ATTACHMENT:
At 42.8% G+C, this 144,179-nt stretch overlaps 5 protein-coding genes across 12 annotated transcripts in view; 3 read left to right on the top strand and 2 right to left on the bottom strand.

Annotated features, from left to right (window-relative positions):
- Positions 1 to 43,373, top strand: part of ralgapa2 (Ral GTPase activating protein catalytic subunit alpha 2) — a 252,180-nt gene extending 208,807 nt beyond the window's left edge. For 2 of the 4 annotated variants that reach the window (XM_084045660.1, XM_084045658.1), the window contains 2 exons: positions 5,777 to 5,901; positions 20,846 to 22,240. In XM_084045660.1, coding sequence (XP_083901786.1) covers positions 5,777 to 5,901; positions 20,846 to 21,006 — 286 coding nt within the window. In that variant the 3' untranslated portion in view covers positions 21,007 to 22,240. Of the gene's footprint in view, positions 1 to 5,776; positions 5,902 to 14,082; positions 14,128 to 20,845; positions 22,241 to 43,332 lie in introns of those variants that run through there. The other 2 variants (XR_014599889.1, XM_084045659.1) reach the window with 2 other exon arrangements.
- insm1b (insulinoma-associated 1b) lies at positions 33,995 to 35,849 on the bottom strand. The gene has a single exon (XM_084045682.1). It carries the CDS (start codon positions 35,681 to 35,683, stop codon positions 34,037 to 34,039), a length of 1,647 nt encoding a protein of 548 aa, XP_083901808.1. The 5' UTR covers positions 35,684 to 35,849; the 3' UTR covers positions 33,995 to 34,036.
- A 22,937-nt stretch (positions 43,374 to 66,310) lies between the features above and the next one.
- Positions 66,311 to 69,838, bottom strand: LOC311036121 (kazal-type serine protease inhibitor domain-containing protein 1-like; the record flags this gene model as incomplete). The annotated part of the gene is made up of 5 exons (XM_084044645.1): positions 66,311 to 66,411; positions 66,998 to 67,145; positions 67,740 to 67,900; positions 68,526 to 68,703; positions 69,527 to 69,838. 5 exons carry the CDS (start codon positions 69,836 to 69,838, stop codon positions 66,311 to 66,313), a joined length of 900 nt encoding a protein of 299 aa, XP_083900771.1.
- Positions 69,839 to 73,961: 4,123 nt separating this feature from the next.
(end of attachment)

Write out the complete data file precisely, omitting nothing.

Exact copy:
At 42.8% G+C, this 144,179-nt stretch overlaps 5 protein-coding genes across 12 annotated transcripts in view; 3 read left to right on the top strand and 2 right to left on the bottom strand.

Annotated features, from left to right (window-relative positions):
- Positions 1 to 43,373, top strand: part of ralgapa2 (Ral GTPase activating protein catalytic subunit alpha 2) — a 252,180-nt gene extending 208,807 nt beyond the window's left edge. For 2 of the 4 annotated variants that reach the window (XM_084045660.1, XM_084045658.1), the window contains 2 exons: positions 5,777 to 5,901; positions 20,846 to 22,240. In XM_084045660.1, coding sequence (XP_083901786.1) covers positions 5,777 to 5,901; positions 20,846 to 21,006 — 286 coding nt within the window. In that variant the 3' untranslated portion in view covers positions 21,007 to 22,240. Of the gene's footprint in view, positions 1 to 5,776; positions 5,902 to 14,082; positions 14,128 to 20,845; positions 22,241 to 43,332 lie in introns of those variants that run through there. The other 2 variants (XR_014599889.1, XM_084045659.1) reach the window with 2 other exon arrangements.
- insm1b (insulinoma-associated 1b) lies at positions 33,995 to 35,849 on the bottom strand. The gene has a single exon (XM_084045682.1). It carries the CDS (start codon positions 35,681 to 35,683, stop codon positions 34,037 to 34,039), a length of 1,647 nt encoding a protein of 548 aa, XP_083901808.1. The 5' UTR covers positions 35,684 to 35,849; the 3' UTR covers positions 33,995 to 34,036.
- A 22,937-nt stretch (positions 43,374 to 66,310) lies between the features above and the next one.
- Positions 66,311 to 69,838, bottom strand: LOC311036121 (kazal-type serine protease inhibitor domain-containing protein 1-like; the record flags this gene model as incomplete). The annotated part of the gene is made up of 5 exons (XM_084044645.1): positions 66,311 to 66,411; positions 66,998 to 67,145; positions 67,740 to 67,900; positions 68,526 to 68,703; positions 69,527 to 69,838. 5 exons carry the CDS (start codon positions 69,836 to 69,838, stop codon positions 66,311 to 66,313), a joined length of 900 nt encoding a protein of 299 aa, XP_083900771.1.
- Positions 69,839 to 73,961: 4,123 nt separating this feature from the next.